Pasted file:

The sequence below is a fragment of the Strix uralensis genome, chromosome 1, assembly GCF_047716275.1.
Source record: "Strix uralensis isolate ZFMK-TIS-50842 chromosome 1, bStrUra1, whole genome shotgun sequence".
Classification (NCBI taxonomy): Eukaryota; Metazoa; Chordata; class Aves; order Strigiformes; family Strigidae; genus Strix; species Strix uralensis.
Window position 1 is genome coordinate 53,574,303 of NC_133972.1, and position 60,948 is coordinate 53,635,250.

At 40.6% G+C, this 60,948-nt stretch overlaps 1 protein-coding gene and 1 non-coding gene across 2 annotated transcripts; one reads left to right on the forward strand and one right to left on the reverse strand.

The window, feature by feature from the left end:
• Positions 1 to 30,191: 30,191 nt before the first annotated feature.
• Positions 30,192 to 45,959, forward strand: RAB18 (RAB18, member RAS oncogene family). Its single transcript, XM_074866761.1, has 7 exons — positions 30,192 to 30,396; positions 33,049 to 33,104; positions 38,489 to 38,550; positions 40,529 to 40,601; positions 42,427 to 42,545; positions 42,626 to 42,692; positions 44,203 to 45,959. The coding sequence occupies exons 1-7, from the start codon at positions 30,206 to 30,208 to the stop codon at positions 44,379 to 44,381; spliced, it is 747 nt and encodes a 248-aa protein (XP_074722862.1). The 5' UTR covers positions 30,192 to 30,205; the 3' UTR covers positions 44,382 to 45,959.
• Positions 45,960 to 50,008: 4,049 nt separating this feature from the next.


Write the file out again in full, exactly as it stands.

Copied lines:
The sequence below is a fragment of the Strix uralensis genome, chromosome 1, assembly GCF_047716275.1.
Source record: "Strix uralensis isolate ZFMK-TIS-50842 chromosome 1, bStrUra1, whole genome shotgun sequence".
Classification (NCBI taxonomy): Eukaryota; Metazoa; Chordata; class Aves; order Strigiformes; family Strigidae; genus Strix; species Strix uralensis.
Window position 1 is genome coordinate 53,574,303 of NC_133972.1, and position 60,948 is coordinate 53,635,250.

At 40.6% G+C, this 60,948-nt stretch overlaps 1 protein-coding gene and 1 non-coding gene across 2 annotated transcripts; one reads left to right on the forward strand and one right to left on the reverse strand.

The window, feature by feature from the left end:
• Positions 1 to 30,191: 30,191 nt before the first annotated feature.
• Positions 30,192 to 45,959, forward strand: RAB18 (RAB18, member RAS oncogene family). Its single transcript, XM_074866761.1, has 7 exons — positions 30,192 to 30,396; positions 33,049 to 33,104; positions 38,489 to 38,550; positions 40,529 to 40,601; positions 42,427 to 42,545; positions 42,626 to 42,692; positions 44,203 to 45,959. The coding sequence occupies exons 1-7, from the start codon at positions 30,206 to 30,208 to the stop codon at positions 44,379 to 44,381; spliced, it is 747 nt and encodes a 248-aa protein (XP_074722862.1). The 5' UTR covers positions 30,192 to 30,205; the 3' UTR covers positions 44,382 to 45,959.
• Positions 45,960 to 50,008: 4,049 nt separating this feature from the next.